I'm giving two talks this week and need to brainstorm about them. The first one is on Work, Art and Life and how those things connect, in particular, with my nearly 20-year inner conversation with the work of poet and artist David Jones. The main thing about Jones is that he sees art as a "sacramental" practice. That is, whenever we make a work of art we are also "showing forth" our nature as people who make signs, who say " look: this thing I'm holding up IS something else, too -- it has more meaning than simply itself, and yet is also itself. This has the effect of always pointing toward what Rowan Williams has called an "excess of meaning." That is what art and poetry do -- they remind us that there is more meaning than we apprehended, always more to know and explore in the mystery of life. That is also why art implies the sacred, according to David Jones -- and that is something I have long believed. Viewing a work of art, we are seeing the experience of a human being engaging with something greater than him/herself. Reading a poem, we get a concentration of experience that somehow catches fire and illuminates our own experience. That is my experience with both making and enjoying works of art. 4 other points that I make when I talk about creativity and sacramental life are
1. The artist is a creator, participating in the work of her Creator. Part of how we know we are in the "image of God" is by this urge to create, which we share with the One who created us. So when I'm engaged on writing a poem, or making a work of art, I am in a special kind of companionship with the divine life. I love this idea. I've experienced it myself but I also find it in writings by Dorothy Sayers, Madeleine L'Engle, and David Jones.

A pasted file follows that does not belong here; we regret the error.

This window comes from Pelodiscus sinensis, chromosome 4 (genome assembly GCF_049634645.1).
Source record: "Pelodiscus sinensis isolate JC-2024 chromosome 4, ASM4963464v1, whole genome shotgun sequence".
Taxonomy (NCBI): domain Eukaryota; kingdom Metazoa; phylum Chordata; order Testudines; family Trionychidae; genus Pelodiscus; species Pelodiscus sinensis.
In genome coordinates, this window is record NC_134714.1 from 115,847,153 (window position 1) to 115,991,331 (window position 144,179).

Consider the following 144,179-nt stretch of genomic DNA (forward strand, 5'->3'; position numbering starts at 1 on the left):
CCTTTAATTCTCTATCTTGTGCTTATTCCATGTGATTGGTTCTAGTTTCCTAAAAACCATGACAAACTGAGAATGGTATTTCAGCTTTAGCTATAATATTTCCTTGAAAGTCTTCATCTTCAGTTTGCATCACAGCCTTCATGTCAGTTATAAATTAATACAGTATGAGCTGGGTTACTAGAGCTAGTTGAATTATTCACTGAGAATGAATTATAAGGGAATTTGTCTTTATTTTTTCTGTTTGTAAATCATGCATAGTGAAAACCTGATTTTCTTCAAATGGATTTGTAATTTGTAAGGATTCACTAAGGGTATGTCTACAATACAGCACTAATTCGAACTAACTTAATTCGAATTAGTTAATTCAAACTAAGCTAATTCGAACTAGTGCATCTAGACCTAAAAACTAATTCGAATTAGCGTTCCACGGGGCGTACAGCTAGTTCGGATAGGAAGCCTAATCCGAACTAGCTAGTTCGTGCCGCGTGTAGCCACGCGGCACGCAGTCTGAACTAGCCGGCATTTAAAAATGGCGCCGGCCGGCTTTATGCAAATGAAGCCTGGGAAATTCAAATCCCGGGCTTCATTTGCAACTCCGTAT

2. There is something sacramental about any work we make, because we are using "material" (paint, stone, words) to point beyond themselves to an "other" that always contains more meaning than we can capture. "A sign must be significant of something," David Jones writes, so of some 'reality', so of something that is 'sacred.' That is why I think the notion of sign implies the sacred.
3. Each work of art is a new thing with a life of its own. Part of what I learn as a poet is to let my words go their own way, take on their own shape. I know a poem is finished when it "talks back to me," says something that I didn't know I was saying.
4. A finished work of art is a deep communication between human beings, sharing the mystery of our common experience and of our uniqueness: it is the language of the heart, unmediated. The response of a viewer to a finished piece of art is, "Yes, I see now -- something more than I saw before. "
I think it is also true, for artists, that art is a spiritual discipline: the way we work with our materials also affects how we deal with life.
Enough of this for now. These are the ideas I keep coming back to when I'm asked to talk about art and creativity and what they have to do with the spiritual life.
- Kathleen Henderson Staudt
- I work as a teacher, poet and spiritual director at a number of institutions in the DC area. My teaching focuses in various ways on writing, poetry, Spirituality and Christian vocation and ministry - especially from the point of view of the laity. I also offer classes and retreats encouraging people to explore their inner lives, engage their creativity and reflect on their beliefs about God, vocation, and how we can discern and pursue new ways to transform our broken world. I enjoy speaking of faith in the secular academy as well as reminding those preparing for ministry in the Church that our primary purpose is to love and serve the world beyond the church's doors. I love helping people to grow in faith and to find their own voices, and I also love encouraging them to use their minds. I see no contradiction between these impulses, believing as I do that faith, reason and creativity work together.